What special dietary instructions should I follow?
Talk to your doctor about drinking coffee and other beverages containing caffeine while using this medicine.
What should I do if I forget a dose?
Instill the missed dose as soon as you remember it. However, if it is almost time for the next dose, skip the missed dose and continue your regular dosing schedule. Do not instill a double dose to make up for a missed one.
What side effects can this medication cause?
Ofloxacin eye drops may cause side effects. Tell your doctor if any of these symptoms are severe or do not go away:
- eye burning or discomfort
- eye stinging or redness
- tearing eyes
- sensitivity to light
- blurred vision
- dry eyes
Some side effects can be serious. If you experience any of the following symptoms, call your doctor immediately:
- skin rash
- difficulty breathing or swallowing
- swelling of the face, throat, tongue, lips, eyes, hands, feet, ankles, or lower legs
Ofloxacin eye drops may cause other side effects. Call your doctor if you have any unusual problems while using this medication.
If you experience a serious side effect, you or your doctor may send a report to the Food and Drug Administration's (FDA) MedWatch Adverse Event Reporting program online (http://www.fda.gov/Safety/MedWatch) or by phone (1-800-332-1088).
What should I know about storage and disposal of this medication?
Keep this medication in the container it came in, tightly closed, and out of reach of children. Store it at room temperature and away from excess heat and moisture (not in the bathroom).
Unneeded medications should be disposed of in special ways to ensure that pets, children, and other people cannot consume them. However, you should not flush this medication down the toilet. Instead, the best way to dispose of your medication is through a medicine take-back program. Talk to your pharmacist or contact your local garbage/recycling department to learn about take-back programs in your community. See the FDA's Safe Disposal of Medicines website (http://goo.gl/c4Rm4p) for more information if you do not have access to a take-back program.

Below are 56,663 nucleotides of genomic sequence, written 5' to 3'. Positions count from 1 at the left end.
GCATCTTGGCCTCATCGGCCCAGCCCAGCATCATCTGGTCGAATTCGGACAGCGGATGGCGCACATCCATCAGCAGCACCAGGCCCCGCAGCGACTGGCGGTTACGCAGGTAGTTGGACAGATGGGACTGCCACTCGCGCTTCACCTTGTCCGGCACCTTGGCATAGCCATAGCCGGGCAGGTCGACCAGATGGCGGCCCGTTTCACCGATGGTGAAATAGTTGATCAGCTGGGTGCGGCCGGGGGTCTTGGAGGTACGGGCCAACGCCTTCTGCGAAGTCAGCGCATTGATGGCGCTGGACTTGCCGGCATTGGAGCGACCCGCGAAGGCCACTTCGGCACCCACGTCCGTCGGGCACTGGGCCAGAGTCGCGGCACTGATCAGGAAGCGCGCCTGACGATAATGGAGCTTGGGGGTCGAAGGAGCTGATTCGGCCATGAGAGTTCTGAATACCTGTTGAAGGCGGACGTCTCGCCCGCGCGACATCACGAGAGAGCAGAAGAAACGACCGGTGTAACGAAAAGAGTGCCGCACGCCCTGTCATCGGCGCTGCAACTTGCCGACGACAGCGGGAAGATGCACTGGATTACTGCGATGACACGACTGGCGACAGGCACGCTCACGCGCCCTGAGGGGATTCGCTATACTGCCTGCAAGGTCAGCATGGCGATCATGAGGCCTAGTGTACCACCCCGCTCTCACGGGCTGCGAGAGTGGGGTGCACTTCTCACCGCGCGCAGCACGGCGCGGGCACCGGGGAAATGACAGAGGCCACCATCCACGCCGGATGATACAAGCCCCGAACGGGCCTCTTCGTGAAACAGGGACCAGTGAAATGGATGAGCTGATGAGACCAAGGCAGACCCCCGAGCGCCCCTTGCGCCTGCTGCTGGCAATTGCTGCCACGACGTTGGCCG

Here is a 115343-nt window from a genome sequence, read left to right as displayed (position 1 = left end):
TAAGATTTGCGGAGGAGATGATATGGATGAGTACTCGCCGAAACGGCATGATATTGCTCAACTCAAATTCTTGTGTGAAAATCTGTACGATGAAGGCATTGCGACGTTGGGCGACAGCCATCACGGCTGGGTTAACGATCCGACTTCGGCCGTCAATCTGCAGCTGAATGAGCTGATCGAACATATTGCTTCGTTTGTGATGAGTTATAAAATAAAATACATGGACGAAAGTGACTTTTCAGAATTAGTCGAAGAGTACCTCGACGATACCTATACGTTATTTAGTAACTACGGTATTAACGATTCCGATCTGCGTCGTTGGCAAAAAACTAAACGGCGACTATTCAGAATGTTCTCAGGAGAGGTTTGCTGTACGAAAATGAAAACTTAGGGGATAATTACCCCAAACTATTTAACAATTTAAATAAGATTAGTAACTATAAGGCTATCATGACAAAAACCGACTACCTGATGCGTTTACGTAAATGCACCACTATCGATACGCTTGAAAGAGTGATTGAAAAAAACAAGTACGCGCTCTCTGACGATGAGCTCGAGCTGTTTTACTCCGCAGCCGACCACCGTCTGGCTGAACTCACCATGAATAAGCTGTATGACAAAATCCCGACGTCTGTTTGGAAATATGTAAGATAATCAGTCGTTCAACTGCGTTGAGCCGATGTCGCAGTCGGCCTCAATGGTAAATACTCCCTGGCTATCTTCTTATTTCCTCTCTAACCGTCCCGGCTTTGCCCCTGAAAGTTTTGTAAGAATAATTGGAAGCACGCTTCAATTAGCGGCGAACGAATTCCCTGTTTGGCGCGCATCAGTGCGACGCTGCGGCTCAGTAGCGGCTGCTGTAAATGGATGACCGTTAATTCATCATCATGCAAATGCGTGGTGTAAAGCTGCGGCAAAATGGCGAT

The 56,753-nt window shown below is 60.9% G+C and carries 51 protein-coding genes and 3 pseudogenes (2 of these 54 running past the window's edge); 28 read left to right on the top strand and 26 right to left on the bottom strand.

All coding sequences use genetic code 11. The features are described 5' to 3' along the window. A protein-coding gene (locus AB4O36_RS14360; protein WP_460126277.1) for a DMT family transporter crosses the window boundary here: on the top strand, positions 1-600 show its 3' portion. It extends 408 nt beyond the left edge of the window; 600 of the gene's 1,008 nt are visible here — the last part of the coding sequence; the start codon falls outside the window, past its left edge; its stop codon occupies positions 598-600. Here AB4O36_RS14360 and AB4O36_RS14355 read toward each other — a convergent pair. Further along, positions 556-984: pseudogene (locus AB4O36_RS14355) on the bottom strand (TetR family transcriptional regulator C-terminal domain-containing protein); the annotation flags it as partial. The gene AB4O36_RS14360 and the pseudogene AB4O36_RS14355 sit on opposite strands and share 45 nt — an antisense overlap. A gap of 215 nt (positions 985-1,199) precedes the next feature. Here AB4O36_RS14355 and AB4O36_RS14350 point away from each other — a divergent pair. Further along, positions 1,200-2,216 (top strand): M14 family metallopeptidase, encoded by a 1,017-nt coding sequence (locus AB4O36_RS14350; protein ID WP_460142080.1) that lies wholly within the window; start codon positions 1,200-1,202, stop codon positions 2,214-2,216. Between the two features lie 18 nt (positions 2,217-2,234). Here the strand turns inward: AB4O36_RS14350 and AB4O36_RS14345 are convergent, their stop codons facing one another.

It is important to keep all medication out of sight and reach of children as many containers (such as weekly pill minders and those for eye drops, creams, patches, and inhalers) are not child-resistant and young children can open them easily. To protect young children from poisoning, always lock safety caps and immediately place the medication in a safe location – one that is up and away and out of their sight and reach. http://www.upandaway.org
What other information should I know?
Keep all appointments with your doctor.
Do not let anyone else use your medication. Ask your pharmacist any questions you have about refilling your prescription.
It is important for you to keep a written list of all of the prescription and nonprescription (over-the-counter) medicines you are taking, as well as any products such as vitamins, minerals, or other dietary supplements. You should bring this list with you each time you visit a doctor or if you are admitted to a hospital. It is also important information to carry with you in case of emergencies.